Changing the mandate of UN forces in southern Syria
Beirut- The UN Security Council is expected to discuss a proposal put forth by Jordan and signed off on by the United States and Russia that calls for amending the mandate of the UN Disengagement Observer Force (UNDOF) in Syria, giving its troops the right to carry arms and use them in defending territory in southern Syria.
Since its deployment on the Syrian-Israeli border after the October War of 1973, UNDOF’s job was to monitor the region and record violations between Syria and Israel. That is no longer enough, however, as several non-state players such as Hezbollah; Jabhat al-Nusra, al-Qaeda’s branch in Syria; and the Khaled Ibn Al Walid Army, an affiliate of the Islamic State (ISIS), are thriving on the border area.
The United Nations is becoming increasingly concerned about the lack of security in the border area, topped off by the kidnapping of its troops in autumn 2014. Most UNDOF troops have withdrawn to Israel and only returned to the Syrian side of the border last December.
The idea is to transform UNDOF’s mission — without saying it bluntly — from monitoring the Syrian-Israeli border into policing it militarily with firepower. Ultimately UNDOF would be tasked with keeping al-Nusra, ISIS and Hezbollah away from the safe zone that the Americans want to carve out on the Syrian borders.
This zone, recently signed off on by Amman, Washington and Moscow, would be similar to the one created by the Turks on the northern border last summer. The hope is that it would protect the Jordanian side from non-state players and be used to relocate more than 1.4 million Syrian refugees living in Jordan since 2011.
Details on the zone’s size are being negotiated, with the United States suggesting that it includes all areas from the Daraa countryside up to and including Quneitra and the vicinity of Sweida, capital of the Druze Mountain, while the Russians want it to encompass only rebel-held pockets on the two sides of the Damascus-Daraa Highway.
Moscow is insisting that Damascus raise the Syrian flag in the city of Daraa and reopen both government police stations and schools but refrain from sending tanks, soldiers and warplanes into the safe zone. The Nasib Border Crossing between Syria and Jordan, which is vital for trade between the two countries, would be reopened and placed under authority of Damascus and Amman.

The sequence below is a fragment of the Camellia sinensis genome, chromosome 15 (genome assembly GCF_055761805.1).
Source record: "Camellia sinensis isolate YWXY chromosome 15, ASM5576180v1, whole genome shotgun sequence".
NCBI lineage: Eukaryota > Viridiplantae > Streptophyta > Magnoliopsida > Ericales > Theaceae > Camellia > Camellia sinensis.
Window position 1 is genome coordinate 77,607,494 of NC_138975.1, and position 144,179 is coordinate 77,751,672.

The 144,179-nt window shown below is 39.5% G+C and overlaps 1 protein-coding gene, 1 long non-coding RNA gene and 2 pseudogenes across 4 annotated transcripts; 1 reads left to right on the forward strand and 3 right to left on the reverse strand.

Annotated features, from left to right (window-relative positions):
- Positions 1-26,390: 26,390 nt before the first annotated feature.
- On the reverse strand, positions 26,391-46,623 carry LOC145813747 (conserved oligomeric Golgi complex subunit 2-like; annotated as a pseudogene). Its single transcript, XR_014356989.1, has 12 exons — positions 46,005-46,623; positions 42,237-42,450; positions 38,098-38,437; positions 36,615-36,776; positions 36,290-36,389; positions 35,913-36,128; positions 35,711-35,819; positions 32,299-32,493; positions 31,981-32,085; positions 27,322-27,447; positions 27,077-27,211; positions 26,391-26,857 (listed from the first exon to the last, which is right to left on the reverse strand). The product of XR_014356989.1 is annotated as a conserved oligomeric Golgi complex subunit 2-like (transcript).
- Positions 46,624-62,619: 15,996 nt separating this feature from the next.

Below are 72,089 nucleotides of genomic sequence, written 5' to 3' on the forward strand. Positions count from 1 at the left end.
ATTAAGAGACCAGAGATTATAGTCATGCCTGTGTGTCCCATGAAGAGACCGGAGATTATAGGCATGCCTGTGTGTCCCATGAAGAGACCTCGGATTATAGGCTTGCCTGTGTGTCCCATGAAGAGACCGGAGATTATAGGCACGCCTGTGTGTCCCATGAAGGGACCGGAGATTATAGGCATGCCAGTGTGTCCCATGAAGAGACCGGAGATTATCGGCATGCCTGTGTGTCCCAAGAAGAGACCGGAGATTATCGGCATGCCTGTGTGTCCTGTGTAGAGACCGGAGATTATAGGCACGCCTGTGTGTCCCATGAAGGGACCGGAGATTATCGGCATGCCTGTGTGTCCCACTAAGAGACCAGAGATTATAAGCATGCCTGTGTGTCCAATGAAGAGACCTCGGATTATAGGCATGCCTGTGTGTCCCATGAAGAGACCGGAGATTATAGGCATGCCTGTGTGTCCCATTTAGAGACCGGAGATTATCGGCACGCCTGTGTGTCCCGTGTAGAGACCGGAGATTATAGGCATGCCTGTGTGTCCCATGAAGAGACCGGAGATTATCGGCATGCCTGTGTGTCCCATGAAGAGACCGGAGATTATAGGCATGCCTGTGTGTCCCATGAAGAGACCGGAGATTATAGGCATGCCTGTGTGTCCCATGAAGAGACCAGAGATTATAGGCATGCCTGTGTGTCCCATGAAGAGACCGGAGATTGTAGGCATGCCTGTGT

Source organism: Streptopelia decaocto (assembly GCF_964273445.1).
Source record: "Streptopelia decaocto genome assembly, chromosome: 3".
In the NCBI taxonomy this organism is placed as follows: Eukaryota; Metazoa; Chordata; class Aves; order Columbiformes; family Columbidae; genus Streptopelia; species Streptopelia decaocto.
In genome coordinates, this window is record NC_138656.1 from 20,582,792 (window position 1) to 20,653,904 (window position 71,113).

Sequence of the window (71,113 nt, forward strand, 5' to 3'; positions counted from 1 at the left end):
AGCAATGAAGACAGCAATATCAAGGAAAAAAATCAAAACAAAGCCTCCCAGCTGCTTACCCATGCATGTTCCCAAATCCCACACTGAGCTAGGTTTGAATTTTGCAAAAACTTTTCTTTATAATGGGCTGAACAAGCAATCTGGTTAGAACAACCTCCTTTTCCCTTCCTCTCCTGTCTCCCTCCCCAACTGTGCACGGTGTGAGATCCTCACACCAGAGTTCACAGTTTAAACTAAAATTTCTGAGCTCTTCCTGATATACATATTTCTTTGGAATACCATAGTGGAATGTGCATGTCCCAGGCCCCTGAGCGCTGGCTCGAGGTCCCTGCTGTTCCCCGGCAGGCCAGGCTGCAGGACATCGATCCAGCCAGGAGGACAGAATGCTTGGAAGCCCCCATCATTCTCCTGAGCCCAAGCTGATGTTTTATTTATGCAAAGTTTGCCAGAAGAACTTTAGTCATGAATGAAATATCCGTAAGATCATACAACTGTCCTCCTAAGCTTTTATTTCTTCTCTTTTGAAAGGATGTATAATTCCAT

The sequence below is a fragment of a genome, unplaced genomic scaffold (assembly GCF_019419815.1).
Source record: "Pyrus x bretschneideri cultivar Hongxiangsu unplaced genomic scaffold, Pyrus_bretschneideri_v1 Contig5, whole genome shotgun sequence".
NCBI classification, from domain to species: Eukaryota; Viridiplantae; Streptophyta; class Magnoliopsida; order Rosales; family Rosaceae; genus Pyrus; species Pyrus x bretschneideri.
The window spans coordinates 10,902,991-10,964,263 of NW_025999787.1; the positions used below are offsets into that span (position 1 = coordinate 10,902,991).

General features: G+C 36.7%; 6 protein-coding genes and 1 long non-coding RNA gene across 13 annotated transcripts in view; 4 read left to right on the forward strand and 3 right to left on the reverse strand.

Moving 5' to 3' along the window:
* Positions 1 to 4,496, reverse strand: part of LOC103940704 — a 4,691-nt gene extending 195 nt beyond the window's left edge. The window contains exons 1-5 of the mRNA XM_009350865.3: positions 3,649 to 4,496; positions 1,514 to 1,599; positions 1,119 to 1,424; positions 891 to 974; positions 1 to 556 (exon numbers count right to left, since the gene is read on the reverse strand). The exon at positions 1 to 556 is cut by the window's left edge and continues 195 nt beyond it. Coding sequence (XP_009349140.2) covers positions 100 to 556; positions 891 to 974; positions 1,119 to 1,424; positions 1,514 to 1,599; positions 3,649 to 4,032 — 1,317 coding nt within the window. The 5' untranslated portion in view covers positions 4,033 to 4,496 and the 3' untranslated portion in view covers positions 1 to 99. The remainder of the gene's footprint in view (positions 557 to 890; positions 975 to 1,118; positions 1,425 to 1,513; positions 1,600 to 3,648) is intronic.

Co-administering the southern front is the only option on the table. No cutting-edge victory will be allowed to happen, neither by the Americans or Russians. The final details of such an agreement, however, including humanitarian aid and the right of return of refugees from Jordan, is to be discussed at the upcoming session of the Astana talks, scheduled for July 4-5, less than a week after the Security Council talks on the subject.
In exchange for legitimising the rebel presence in the south, the Russians hope to get the city of Deir ez-Zor, currently in the hands of ISIS. Such territorial swaps are not new to the Syria war.
Last summer, Turkish President Recep Tayyip Erdogan allowed the Russians to take East Aleppo, turning a blind eye to the massive military operation. In exchange, the Russians let Erdogan’s proxies in the Syrian battlefield overrun the border cities of Jarabulus and Azaz, creating the northern safe zone.
The US-backed Syrian Democratic Forces (SDF) were allowed to take Manbij, 30km west of the Euphrates, in exchange for letting Turkish-backed militants take al- Bab, 40km north-east of Aleppo.
The problem with the southern safe zone — the “fifth de-conflict zone” — as being described, is the question of who will man it and where its geographic parameters will fall. The Russians tried convincing the United States that the Syrian Army can do the job of policing the Syrian south but Israel objected, saying that if government troops were restored to full dominance, this would bring Hezbollah and Iran right to their borders.
Russian Foreign Minister Sergei Lavrov has promised that Hezbollah would withdraw fully from the southern front but this was clearly not enough assurance for the Israelis and Jordanians, who in as much as they feared Hezbollah, were equally frightened by the rising presence of al-Nusra and ISIS. The idea that is floating now is to empower UNDOF to police the safe zone, carrying arms to protect it from dangerous elements from both sides of the conflict.
If it passes, this could be very dangerous and put the lives of foreigners in UNDOF in high danger. They are strangers to these territories, after all, whereas the militants and government troops are native Syrians who know the terrain well. In a showdown with UNDOF, they would certainly win, whipping up a huge death toll that neither the United Nations nor the international community can shoulder.